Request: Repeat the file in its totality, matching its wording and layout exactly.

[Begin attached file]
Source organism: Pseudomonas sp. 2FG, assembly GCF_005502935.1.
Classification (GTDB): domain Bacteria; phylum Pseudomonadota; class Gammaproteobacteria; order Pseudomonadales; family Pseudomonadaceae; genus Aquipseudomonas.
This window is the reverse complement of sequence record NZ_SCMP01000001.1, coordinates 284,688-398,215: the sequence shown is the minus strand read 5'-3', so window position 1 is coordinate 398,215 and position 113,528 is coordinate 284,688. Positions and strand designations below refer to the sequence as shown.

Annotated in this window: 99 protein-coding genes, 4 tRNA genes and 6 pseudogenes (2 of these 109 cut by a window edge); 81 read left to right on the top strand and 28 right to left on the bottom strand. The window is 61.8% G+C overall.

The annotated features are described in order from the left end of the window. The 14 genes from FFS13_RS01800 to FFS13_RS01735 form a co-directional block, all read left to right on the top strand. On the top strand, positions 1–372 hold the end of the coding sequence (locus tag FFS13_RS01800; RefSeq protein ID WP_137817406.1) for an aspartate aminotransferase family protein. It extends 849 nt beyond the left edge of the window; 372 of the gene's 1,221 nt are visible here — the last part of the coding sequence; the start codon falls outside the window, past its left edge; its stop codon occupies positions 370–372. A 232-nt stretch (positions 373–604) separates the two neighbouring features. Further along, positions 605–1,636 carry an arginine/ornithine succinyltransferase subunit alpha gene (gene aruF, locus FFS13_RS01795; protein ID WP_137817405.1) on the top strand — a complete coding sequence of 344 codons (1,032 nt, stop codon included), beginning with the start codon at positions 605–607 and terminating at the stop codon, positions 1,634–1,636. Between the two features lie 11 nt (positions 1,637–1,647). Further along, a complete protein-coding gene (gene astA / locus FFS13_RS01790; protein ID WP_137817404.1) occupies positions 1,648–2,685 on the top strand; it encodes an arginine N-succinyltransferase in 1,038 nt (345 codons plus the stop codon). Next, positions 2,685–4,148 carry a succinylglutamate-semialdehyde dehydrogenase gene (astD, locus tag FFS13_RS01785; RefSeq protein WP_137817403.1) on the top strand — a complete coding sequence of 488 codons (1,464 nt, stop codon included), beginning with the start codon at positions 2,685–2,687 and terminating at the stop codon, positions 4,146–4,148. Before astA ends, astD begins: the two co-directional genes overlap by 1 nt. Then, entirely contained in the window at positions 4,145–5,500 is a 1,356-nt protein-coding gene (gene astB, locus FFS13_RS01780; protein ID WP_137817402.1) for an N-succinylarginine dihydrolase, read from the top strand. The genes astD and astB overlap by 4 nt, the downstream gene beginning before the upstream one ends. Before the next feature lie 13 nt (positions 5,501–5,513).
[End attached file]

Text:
Source organism: Pseudomonas sp. 2FG, assembly GCF_005502935.1.
Classification (GTDB): domain Bacteria; phylum Pseudomonadota; class Gammaproteobacteria; order Pseudomonadales; family Pseudomonadaceae; genus Aquipseudomonas.
This window is the reverse complement of sequence record NZ_SCMP01000001.1, coordinates 284,688-398,215: the sequence shown is the minus strand read 5'-3', so window position 1 is coordinate 398,215 and position 113,528 is coordinate 284,688. Positions and strand designations below refer to the sequence as shown.

Annotated in this window: 99 protein-coding genes, 4 tRNA genes and 6 pseudogenes (2 of these 109 cut by a window edge); 81 read left to right on the top strand and 28 right to left on the bottom strand. The window is 61.8% G+C overall.

The annotated features are described in order from the left end of the window. The 14 genes from FFS13_RS01800 to FFS13_RS01735 form a co-directional block, all read left to right on the top strand. On the top strand, positions 1–372 hold the end of the coding sequence (locus tag FFS13_RS01800; RefSeq protein ID WP_137817406.1) for an aspartate aminotransferase family protein. It extends 849 nt beyond the left edge of the window; 372 of the gene's 1,221 nt are visible here — the last part of the coding sequence; the start codon falls outside the window, past its left edge; its stop codon occupies positions 370–372. A 232-nt stretch (positions 373–604) separates the two neighbouring features. Further along, positions 605–1,636 carry an arginine/ornithine succinyltransferase subunit alpha gene (gene aruF, locus FFS13_RS01795; protein ID WP_137817405.1) on the top strand — a complete coding sequence of 344 codons (1,032 nt, stop codon included), beginning with the start codon at positions 605–607 and terminating at the stop codon, positions 1,634–1,636. Between the two features lie 11 nt (positions 1,637–1,647). Further along, a complete protein-coding gene (gene astA / locus FFS13_RS01790; protein ID WP_137817404.1) occupies positions 1,648–2,685 on the top strand; it encodes an arginine N-succinyltransferase in 1,038 nt (345 codons plus the stop codon). Next, positions 2,685–4,148 carry a succinylglutamate-semialdehyde dehydrogenase gene (astD, locus tag FFS13_RS01785; RefSeq protein WP_137817403.1) on the top strand — a complete coding sequence of 488 codons (1,464 nt, stop codon included), beginning with the start codon at positions 2,685–2,687 and terminating at the stop codon, positions 4,146–4,148. Before astA ends, astD begins: the two co-directional genes overlap by 1 nt. Then, entirely contained in the window at positions 4,145–5,500 is a 1,356-nt protein-coding gene (gene astB, locus FFS13_RS01780; protein ID WP_137817402.1) for an N-succinylarginine dihydrolase, read from the top strand. The genes astD and astB overlap by 4 nt, the downstream gene beginning before the upstream one ends. Before the next feature lie 13 nt (positions 5,501–5,513).